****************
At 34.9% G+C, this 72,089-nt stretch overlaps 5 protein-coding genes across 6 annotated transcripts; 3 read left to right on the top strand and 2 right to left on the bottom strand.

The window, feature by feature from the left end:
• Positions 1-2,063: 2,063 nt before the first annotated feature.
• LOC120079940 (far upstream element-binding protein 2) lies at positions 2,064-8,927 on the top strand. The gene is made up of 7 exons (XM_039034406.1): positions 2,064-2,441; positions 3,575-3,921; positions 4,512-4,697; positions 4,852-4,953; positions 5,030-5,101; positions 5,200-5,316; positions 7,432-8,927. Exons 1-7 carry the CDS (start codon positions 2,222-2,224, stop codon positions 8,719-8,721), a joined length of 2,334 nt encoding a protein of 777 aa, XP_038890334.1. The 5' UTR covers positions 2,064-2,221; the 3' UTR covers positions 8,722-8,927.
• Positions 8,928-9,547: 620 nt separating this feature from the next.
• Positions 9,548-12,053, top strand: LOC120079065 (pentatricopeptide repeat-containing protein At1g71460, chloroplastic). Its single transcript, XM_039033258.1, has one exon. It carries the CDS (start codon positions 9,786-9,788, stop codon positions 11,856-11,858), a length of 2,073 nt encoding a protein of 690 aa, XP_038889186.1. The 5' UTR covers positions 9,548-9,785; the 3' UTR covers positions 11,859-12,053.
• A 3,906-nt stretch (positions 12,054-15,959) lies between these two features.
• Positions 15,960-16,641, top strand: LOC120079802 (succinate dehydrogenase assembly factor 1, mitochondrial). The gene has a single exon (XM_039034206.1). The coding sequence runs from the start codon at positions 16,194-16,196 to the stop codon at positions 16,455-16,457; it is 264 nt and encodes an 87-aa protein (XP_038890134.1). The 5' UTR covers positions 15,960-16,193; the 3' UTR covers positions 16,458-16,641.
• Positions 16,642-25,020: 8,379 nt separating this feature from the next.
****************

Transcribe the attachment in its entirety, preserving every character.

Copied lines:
At 34.9% G+C, this 72,089-nt stretch overlaps 5 protein-coding genes across 6 annotated transcripts; 3 read left to right on the top strand and 2 right to left on the bottom strand.

The window, feature by feature from the left end:
• Positions 1-2,063: 2,063 nt before the first annotated feature.
• LOC120079940 (far upstream element-binding protein 2) lies at positions 2,064-8,927 on the top strand. The gene is made up of 7 exons (XM_039034406.1): positions 2,064-2,441; positions 3,575-3,921; positions 4,512-4,697; positions 4,852-4,953; positions 5,030-5,101; positions 5,200-5,316; positions 7,432-8,927. Exons 1-7 carry the CDS (start codon positions 2,222-2,224, stop codon positions 8,719-8,721), a joined length of 2,334 nt encoding a protein of 777 aa, XP_038890334.1. The 5' UTR covers positions 2,064-2,221; the 3' UTR covers positions 8,722-8,927.
• Positions 8,928-9,547: 620 nt separating this feature from the next.
• Positions 9,548-12,053, top strand: LOC120079065 (pentatricopeptide repeat-containing protein At1g71460, chloroplastic). Its single transcript, XM_039033258.1, has one exon. It carries the CDS (start codon positions 9,786-9,788, stop codon positions 11,856-11,858), a length of 2,073 nt encoding a protein of 690 aa, XP_038889186.1. The 5' UTR covers positions 9,548-9,785; the 3' UTR covers positions 11,859-12,053.
• A 3,906-nt stretch (positions 12,054-15,959) lies between these two features.
• Positions 15,960-16,641, top strand: LOC120079802 (succinate dehydrogenase assembly factor 1, mitochondrial). The gene has a single exon (XM_039034206.1). The coding sequence runs from the start codon at positions 16,194-16,196 to the stop codon at positions 16,455-16,457; it is 264 nt and encodes an 87-aa protein (XP_038890134.1). The 5' UTR covers positions 15,960-16,193; the 3' UTR covers positions 16,458-16,641.
• Positions 16,642-25,020: 8,379 nt separating this feature from the next.